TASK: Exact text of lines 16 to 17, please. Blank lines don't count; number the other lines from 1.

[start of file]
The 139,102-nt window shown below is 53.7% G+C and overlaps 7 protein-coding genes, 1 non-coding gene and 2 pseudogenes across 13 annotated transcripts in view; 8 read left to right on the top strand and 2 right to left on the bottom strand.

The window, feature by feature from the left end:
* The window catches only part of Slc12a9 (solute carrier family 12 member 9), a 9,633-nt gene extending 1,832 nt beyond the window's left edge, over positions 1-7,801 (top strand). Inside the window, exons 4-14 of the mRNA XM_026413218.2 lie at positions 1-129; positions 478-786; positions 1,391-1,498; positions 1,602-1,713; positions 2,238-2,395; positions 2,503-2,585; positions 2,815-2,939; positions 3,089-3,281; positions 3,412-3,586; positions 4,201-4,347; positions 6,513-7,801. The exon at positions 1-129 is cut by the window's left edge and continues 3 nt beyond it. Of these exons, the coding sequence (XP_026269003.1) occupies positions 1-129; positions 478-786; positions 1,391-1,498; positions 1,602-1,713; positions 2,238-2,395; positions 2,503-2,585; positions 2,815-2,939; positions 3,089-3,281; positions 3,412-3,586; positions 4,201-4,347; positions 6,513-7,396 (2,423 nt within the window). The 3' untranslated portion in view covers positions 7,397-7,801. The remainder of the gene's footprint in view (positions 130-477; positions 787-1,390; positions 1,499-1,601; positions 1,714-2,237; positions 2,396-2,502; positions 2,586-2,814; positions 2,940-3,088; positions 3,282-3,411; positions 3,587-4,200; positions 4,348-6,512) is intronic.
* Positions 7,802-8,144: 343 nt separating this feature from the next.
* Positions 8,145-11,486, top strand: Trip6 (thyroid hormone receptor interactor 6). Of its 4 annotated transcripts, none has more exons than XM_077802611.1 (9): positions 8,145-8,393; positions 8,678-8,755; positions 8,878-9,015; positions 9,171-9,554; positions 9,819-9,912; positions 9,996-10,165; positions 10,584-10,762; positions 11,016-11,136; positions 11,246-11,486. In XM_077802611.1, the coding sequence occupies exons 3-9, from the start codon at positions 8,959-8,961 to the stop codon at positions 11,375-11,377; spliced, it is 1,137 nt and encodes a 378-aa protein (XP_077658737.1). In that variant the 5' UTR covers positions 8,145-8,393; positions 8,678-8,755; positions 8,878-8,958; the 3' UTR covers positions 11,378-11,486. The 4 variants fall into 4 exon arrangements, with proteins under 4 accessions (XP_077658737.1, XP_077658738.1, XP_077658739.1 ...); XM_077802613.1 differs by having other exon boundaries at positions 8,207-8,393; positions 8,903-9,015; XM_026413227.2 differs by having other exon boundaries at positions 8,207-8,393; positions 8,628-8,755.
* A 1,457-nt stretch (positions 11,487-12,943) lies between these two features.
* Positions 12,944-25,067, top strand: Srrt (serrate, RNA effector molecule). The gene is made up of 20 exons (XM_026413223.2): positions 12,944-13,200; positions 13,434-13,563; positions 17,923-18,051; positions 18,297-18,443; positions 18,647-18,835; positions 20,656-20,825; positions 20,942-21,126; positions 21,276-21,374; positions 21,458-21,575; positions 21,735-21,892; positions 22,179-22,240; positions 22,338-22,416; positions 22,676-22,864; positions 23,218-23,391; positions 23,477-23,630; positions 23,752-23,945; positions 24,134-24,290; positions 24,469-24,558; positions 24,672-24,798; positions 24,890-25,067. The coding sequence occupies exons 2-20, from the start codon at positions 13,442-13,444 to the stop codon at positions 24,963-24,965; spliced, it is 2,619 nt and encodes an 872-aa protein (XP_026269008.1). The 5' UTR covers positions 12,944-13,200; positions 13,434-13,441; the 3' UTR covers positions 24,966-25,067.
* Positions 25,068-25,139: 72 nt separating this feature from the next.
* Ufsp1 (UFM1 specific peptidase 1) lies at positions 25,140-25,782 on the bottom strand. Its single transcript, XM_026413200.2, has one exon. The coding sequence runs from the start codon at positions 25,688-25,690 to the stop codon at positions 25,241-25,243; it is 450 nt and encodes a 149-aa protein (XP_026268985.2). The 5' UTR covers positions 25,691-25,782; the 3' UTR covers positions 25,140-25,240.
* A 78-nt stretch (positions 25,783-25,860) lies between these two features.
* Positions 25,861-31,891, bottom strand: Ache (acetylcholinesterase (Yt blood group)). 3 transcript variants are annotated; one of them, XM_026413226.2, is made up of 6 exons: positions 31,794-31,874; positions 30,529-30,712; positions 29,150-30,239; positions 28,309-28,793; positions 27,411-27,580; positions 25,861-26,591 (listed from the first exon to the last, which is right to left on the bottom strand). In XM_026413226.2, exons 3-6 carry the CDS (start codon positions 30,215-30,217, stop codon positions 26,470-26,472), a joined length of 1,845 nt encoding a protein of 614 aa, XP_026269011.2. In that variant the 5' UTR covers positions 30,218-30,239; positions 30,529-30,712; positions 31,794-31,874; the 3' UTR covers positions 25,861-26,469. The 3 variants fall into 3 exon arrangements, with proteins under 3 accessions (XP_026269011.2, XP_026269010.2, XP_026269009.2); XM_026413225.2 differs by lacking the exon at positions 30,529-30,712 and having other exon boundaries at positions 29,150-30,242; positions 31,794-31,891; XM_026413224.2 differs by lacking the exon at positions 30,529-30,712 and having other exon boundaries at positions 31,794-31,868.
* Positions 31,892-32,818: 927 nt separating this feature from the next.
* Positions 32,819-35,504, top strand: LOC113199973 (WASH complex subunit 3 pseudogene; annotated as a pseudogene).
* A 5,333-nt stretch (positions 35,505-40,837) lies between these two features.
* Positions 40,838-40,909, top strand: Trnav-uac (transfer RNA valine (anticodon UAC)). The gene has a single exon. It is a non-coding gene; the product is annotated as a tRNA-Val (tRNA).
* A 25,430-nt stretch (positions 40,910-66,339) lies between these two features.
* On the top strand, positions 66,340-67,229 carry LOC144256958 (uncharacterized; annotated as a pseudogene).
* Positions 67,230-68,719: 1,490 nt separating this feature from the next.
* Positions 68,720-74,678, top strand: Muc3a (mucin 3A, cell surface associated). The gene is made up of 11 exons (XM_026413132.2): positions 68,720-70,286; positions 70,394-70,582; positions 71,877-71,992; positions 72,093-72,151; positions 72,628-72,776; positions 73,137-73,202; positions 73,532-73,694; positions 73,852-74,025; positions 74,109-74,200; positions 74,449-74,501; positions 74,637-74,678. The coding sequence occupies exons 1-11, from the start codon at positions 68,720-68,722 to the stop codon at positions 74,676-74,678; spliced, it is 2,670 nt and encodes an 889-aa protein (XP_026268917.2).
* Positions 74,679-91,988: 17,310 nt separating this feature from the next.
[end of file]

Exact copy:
* A 25,430-nt stretch (positions 40,910-66,339) lies between these two features.
* On the top strand, positions 66,340-67,229 carry LOC144256958 (uncharacterized; annotated as a pseudogene).